Young, who plays former death row inmate Daniel Holden, is a revelation, juggling the soft-spoken but odd, unpredictable, and dangerous protagonist’s complicated emotions, both as he re-enters society (the cast describes him as a baby in season one and an adolescent in season two) and in flashbacks to his time on the row, anticipating death. Freedom is not a great weight off Daniel’s shoulders. The changed world is fascinating, overwhelming, and scary. He, too, is changed by 19 years of being treated like a criminal, potentially turned into a man who, despite his soft, curious, philosophical exterior, could snap and commit the crimes he was accused of. Neighbors and even some of his relatives suspect that, technicalities be damned, he may still be guilty of rape and murder. Some of them want to kill him.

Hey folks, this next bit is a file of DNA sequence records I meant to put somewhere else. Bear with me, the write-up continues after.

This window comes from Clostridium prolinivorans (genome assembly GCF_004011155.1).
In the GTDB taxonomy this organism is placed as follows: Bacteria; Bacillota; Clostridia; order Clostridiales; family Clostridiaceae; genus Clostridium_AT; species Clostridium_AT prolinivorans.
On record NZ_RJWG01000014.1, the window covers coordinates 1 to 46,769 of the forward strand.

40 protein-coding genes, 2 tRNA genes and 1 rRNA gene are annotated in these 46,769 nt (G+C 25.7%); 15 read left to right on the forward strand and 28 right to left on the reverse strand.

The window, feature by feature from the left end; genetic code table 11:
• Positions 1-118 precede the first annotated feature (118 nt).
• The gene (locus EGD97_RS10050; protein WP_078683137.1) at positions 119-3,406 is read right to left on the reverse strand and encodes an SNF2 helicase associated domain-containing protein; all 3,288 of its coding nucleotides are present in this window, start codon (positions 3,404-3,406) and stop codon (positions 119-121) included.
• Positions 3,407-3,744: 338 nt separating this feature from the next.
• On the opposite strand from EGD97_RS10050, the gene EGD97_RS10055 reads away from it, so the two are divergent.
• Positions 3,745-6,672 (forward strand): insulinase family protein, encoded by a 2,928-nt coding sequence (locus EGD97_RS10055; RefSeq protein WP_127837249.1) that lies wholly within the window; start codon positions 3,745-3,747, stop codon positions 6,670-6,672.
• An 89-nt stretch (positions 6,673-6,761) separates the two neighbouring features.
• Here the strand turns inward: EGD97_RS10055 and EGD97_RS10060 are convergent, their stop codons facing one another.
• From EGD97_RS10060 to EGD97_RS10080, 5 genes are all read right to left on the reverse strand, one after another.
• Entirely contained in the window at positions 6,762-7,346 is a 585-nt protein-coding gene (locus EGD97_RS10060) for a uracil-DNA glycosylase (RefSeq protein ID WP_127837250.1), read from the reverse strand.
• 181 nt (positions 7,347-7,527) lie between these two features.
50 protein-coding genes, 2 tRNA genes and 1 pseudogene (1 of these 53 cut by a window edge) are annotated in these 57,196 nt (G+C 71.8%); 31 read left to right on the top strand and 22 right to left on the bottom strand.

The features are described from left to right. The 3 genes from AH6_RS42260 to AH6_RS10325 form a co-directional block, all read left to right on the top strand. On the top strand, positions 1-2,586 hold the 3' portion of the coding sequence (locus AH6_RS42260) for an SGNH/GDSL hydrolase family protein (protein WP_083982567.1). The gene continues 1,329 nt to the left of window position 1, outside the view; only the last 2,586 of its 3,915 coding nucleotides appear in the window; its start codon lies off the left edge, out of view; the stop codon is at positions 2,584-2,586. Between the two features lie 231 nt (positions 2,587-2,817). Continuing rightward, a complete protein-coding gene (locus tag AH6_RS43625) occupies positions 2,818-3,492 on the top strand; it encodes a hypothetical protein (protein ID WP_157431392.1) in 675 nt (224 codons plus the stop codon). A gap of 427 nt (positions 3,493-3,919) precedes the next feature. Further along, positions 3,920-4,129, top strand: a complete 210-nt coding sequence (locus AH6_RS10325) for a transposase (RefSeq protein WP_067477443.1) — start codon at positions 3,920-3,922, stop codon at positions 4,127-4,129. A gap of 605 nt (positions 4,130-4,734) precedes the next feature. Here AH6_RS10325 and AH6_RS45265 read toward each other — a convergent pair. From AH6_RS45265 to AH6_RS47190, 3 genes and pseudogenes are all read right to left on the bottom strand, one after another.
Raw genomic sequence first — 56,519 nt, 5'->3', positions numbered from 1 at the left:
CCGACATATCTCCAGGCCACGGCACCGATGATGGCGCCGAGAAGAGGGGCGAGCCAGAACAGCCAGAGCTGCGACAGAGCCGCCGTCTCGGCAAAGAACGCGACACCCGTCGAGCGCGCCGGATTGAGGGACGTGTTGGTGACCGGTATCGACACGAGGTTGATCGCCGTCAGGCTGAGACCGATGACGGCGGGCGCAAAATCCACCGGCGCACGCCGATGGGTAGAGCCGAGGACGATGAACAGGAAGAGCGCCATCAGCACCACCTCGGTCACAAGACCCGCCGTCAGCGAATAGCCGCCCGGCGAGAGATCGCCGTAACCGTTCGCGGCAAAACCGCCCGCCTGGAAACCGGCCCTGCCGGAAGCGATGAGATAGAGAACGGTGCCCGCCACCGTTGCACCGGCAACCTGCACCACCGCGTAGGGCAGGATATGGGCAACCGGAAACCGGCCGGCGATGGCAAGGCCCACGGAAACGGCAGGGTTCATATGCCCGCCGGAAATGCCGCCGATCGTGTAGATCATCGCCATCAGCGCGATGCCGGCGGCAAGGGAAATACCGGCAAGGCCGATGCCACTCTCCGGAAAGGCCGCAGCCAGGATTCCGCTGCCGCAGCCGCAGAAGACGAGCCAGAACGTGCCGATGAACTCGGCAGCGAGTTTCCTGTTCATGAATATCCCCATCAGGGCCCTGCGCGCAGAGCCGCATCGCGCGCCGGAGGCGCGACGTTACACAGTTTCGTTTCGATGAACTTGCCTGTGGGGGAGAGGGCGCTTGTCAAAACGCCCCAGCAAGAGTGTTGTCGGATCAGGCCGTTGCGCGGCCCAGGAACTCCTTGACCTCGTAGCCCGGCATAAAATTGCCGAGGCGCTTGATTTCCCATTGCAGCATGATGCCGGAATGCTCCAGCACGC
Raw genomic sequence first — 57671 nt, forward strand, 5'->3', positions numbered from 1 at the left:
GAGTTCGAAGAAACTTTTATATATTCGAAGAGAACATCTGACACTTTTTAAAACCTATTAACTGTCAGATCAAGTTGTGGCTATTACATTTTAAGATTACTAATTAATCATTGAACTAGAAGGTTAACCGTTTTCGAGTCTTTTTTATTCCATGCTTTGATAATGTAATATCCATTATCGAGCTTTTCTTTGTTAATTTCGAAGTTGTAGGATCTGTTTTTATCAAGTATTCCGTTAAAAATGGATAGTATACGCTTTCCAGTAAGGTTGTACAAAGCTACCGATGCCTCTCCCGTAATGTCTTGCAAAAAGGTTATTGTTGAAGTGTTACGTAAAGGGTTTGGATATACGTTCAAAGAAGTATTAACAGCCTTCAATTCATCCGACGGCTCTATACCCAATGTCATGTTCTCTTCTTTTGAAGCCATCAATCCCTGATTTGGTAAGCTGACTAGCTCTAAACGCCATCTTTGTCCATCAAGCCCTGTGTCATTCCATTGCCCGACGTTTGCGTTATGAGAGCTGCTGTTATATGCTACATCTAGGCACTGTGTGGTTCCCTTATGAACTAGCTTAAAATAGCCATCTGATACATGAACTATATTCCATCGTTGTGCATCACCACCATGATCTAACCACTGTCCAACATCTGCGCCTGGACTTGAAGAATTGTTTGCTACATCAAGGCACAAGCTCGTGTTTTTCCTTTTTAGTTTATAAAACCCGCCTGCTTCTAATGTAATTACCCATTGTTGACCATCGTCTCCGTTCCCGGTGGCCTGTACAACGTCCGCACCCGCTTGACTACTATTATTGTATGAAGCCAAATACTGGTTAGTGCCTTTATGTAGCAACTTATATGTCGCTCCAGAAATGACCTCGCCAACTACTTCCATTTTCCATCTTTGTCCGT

Daniel, who was on drugs the night his teenage girlfriend died so horribly, is unsure of what his role was in the crimes. (Abuse suffered in prison may have conditioned him to believe he’s guilty, while a friendship struck up on death row may have conditioned him to believe he’s innocent.) Regardless, he feels guilt because he’s responsible for his girlfriend’s presence on the night of her violations, for delivering her to her end. Says Young: “He’s anchored to the reality that a girl is dead and he is free.”